JEDDAH: Former Arab News staffer Javed Jivani died on Wednesday in Mumbai as a result of the coronavirus disease (COVID-19). He was 84 and the last member of his family.
Known to colleagues simply as J.J., he joined Arab News in 1980. Initially he worked on the business desk, where it soon became clear he had an amazing knack for writing punchy and clever headlines. In recognition of this, the newspaper’s Editor in Chief, Khaled Almaeena, promoted him to front-page editor, a position in which he excelled.
“The bespectacled man never failed to amaze us with his choice of words,” Almaeena wrote about Jivani in the newspaper’s 20th anniversary edition, published in 1995. “Very thin, he weighed not more than 40 kg.”
After hearing that Jivani had died, Almaeena posted a tribute on Twitter that described him as: “A witty man with a twinkle in his eyes, and an editor who could compete with the best headline writers in the industry.”
K.S. Ramkumar, a former Arab News employee now based in Mumbai, said Jivani was “a jovial and affable person and a wonderful colleague.”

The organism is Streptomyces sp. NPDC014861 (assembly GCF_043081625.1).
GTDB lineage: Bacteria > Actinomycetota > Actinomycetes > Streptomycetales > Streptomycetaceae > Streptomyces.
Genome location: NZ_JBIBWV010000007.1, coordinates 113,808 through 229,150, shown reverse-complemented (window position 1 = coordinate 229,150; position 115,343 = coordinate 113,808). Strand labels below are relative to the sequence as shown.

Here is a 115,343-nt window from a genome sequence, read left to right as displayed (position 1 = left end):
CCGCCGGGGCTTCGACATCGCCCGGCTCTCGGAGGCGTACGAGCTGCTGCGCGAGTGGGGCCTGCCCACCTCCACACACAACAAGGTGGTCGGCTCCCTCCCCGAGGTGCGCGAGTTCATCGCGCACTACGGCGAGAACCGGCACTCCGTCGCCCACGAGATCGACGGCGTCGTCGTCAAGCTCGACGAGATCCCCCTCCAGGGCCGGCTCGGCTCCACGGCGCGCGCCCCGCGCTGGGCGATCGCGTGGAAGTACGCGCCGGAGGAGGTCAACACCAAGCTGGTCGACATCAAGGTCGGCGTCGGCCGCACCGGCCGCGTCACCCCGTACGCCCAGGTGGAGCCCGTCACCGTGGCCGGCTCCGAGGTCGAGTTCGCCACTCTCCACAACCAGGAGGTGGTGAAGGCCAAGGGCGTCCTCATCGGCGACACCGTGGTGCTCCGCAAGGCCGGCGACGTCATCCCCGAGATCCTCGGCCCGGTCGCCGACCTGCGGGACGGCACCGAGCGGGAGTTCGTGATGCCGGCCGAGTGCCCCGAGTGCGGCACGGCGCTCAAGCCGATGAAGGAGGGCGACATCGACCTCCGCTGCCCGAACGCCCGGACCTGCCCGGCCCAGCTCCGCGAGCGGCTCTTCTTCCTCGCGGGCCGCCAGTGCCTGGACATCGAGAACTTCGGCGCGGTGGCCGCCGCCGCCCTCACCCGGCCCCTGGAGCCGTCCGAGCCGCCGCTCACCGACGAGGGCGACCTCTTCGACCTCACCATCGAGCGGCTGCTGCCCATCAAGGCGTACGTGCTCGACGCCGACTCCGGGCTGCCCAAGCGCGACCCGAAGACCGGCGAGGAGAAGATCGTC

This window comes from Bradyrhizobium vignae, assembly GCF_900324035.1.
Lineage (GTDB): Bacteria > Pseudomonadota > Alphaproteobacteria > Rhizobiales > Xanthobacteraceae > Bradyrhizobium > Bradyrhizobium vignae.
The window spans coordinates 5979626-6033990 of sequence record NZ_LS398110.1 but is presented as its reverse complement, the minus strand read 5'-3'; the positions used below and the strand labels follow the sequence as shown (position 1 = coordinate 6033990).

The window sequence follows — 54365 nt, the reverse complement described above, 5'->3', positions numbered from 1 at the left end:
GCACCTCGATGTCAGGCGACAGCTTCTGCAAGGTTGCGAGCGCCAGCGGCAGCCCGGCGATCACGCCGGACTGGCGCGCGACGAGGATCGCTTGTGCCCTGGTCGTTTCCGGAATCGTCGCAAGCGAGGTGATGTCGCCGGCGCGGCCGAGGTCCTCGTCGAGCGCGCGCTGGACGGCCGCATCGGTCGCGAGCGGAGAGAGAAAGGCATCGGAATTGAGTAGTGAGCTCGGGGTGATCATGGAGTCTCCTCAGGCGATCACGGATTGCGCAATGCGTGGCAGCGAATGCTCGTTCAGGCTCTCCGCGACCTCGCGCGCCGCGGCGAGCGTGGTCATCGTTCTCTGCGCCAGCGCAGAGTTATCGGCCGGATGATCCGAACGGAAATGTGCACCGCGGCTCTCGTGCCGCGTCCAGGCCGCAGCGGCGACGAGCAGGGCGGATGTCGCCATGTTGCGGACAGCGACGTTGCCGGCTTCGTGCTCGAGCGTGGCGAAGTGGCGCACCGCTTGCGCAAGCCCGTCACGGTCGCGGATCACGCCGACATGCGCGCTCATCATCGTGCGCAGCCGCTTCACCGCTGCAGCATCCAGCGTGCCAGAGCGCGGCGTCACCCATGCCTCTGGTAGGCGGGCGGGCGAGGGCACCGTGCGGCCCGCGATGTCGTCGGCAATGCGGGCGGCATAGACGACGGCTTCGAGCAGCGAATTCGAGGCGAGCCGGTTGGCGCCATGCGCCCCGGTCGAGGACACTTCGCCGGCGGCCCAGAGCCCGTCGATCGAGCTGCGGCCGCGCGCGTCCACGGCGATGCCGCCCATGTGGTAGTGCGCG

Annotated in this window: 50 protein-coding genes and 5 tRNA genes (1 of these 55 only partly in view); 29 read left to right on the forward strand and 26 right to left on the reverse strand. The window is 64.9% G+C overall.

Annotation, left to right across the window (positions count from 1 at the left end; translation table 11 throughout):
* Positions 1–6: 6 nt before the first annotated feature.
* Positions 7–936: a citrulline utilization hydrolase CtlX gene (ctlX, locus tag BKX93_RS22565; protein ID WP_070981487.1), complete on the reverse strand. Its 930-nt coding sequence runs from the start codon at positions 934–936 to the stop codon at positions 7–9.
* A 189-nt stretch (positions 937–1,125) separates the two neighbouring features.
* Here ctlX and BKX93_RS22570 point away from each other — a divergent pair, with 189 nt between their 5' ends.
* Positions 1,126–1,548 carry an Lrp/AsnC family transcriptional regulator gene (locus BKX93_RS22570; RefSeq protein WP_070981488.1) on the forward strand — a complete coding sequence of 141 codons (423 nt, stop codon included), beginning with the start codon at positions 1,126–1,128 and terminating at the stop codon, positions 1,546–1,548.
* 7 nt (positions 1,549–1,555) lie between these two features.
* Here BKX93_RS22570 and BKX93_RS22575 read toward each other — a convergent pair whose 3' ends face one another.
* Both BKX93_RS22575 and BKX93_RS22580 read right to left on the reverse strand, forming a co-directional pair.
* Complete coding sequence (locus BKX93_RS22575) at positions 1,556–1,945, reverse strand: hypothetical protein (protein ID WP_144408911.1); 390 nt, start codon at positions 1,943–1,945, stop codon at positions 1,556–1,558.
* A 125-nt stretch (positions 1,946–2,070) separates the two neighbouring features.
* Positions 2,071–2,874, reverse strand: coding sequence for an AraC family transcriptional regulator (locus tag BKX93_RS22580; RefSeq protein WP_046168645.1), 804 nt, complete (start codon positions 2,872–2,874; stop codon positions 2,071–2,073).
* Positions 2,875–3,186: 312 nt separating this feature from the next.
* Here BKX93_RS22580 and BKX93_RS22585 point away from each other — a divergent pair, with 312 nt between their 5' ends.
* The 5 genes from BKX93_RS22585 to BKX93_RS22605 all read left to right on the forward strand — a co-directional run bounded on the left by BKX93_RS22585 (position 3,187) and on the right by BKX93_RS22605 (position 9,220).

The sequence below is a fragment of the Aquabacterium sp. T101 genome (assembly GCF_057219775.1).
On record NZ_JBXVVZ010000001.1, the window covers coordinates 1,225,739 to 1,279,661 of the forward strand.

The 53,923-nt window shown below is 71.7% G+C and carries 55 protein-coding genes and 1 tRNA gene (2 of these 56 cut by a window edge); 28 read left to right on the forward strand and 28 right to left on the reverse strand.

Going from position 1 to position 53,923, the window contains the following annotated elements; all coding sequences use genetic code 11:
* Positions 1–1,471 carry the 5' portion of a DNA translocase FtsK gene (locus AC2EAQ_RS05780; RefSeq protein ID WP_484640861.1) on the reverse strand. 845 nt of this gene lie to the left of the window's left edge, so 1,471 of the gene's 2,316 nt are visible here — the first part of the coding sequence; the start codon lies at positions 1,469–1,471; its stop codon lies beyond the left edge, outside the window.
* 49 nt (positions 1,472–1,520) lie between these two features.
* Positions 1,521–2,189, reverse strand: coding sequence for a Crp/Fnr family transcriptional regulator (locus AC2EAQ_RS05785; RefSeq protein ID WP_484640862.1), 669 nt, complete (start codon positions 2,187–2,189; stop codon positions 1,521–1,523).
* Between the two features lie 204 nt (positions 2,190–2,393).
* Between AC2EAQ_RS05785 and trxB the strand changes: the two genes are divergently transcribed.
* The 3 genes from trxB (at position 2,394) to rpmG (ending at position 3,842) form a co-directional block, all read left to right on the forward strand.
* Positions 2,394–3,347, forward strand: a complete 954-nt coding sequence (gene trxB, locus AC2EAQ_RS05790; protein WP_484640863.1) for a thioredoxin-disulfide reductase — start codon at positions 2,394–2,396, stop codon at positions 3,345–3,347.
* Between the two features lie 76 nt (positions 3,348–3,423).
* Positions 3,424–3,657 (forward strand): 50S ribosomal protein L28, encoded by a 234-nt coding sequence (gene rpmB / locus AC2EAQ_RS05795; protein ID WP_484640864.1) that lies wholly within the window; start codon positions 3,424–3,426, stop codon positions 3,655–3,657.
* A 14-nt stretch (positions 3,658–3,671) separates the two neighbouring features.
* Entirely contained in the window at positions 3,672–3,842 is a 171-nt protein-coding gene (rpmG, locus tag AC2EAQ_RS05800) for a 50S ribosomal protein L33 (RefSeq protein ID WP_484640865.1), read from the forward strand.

He added: “He was full of life, always smiling, cracking jokes and delivering sharp one-liners.”
Ramkumar, who worked at Arab News from 1982 until 2012, said Jivani had fallen down three days ago. A day later he developed a fever and tested positive for the coronavirus. He died on Wednesday morning in hospital in Mumbai.
Jivani left Arab News in 1993 after 13 eventful years during which he won many admirers thanks to his excellent headlines. Former colleagues said he was often lost in thought and would pace the floor of the office while searching for inspiration for the perfect headline. His eyes would light up when he thought of a good turn of phrase or clever wordplay.
He had a tremendous nose for news, they said. As soon as he saw the copy he knew immediately what the story was about and how best to craft and edit it.
Before joining Arab News, one of half a dozen Indian journalists hired by the late Editor in Chief Farouk Luqman, Jivani worked as a sub-editor for The Times of India. After leaving Arab News, he returned to Mumbai and wrote scripts for Bollywood. He never married.
“In the absence of any family, he led a lonely life,” added Ramkumar.